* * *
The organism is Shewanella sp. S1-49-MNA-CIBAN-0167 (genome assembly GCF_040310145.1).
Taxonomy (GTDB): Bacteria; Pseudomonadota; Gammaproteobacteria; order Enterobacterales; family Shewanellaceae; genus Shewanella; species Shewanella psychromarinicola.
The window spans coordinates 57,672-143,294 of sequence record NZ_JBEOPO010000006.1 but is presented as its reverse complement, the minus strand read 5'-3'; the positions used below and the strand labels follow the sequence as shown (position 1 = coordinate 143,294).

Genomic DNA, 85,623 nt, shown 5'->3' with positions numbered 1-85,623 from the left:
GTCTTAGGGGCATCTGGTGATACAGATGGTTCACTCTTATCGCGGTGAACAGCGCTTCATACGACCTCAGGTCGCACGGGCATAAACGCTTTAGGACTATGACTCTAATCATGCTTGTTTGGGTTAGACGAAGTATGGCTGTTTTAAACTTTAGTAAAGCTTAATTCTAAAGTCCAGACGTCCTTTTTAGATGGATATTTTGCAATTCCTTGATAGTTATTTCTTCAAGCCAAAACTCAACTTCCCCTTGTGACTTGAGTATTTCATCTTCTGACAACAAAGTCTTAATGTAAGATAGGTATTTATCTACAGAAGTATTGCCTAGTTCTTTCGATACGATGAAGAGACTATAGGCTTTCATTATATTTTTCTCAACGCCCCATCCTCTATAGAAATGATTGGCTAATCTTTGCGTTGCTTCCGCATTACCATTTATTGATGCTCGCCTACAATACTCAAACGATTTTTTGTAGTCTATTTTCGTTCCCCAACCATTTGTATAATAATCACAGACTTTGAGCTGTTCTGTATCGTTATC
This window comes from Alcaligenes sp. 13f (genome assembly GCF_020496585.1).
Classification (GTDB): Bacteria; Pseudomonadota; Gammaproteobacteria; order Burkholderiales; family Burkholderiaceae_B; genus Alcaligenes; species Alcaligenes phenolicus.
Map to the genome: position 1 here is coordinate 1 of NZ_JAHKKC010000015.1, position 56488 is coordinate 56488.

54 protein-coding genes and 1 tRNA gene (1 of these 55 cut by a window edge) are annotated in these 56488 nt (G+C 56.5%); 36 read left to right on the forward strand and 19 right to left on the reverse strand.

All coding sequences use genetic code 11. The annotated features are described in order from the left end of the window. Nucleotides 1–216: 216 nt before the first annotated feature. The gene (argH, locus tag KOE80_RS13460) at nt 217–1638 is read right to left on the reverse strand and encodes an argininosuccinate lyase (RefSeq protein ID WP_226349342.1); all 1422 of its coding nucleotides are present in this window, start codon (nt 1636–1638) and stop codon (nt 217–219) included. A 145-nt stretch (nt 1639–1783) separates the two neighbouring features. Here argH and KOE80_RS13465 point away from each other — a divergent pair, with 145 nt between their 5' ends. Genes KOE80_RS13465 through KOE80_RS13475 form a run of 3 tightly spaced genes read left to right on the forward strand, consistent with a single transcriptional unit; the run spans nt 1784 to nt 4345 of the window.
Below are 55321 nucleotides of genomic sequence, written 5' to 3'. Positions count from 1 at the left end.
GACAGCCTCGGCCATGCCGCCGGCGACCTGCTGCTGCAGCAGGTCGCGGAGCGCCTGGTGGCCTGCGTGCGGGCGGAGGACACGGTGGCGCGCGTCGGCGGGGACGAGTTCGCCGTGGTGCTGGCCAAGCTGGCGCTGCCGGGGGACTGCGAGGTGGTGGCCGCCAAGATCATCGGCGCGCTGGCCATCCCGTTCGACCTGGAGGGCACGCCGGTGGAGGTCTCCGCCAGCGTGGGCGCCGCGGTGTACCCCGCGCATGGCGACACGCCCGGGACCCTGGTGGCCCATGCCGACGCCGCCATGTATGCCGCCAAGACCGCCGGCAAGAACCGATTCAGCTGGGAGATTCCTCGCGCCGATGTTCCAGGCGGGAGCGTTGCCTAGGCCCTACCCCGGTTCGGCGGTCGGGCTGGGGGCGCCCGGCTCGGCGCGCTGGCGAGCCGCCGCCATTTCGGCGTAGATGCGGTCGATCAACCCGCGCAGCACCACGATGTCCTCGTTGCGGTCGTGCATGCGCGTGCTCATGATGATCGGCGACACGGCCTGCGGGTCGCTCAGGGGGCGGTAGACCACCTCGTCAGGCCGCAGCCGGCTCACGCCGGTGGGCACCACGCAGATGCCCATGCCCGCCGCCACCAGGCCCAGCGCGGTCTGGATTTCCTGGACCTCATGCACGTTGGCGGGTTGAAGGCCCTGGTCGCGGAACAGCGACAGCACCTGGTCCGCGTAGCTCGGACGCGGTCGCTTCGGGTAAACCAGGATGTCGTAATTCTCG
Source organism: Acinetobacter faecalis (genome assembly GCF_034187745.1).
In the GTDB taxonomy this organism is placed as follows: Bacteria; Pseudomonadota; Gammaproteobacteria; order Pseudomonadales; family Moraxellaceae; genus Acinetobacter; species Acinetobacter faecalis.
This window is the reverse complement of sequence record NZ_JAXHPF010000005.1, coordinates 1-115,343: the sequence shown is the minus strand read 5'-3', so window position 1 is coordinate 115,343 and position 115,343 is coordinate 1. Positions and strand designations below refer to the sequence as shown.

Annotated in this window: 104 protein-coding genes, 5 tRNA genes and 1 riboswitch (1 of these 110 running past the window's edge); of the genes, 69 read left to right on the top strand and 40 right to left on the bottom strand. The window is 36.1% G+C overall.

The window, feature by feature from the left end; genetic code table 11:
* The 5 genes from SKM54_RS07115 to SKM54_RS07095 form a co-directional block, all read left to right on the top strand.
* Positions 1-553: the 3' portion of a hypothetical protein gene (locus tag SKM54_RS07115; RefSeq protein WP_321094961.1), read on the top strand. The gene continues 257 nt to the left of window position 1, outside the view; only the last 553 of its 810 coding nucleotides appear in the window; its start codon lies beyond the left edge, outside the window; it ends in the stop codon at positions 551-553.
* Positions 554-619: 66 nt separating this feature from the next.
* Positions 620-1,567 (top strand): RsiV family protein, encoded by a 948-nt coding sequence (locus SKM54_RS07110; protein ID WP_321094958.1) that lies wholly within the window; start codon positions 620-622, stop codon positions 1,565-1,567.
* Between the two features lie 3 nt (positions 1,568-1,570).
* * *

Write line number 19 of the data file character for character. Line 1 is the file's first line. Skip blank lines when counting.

* Positions 1-553: the 3' portion of a hypothetical protein gene (locus tag SKM54_RS07115; RefSeq protein WP_321094961.1), read on the top strand. The gene continues 257 nt to the left of window position 1, outside the view; only the last 553 of its 810 coding nucleotides appear in the window; its start codon lies beyond the left edge, outside the window; it ends in the stop codon at positions 551-553.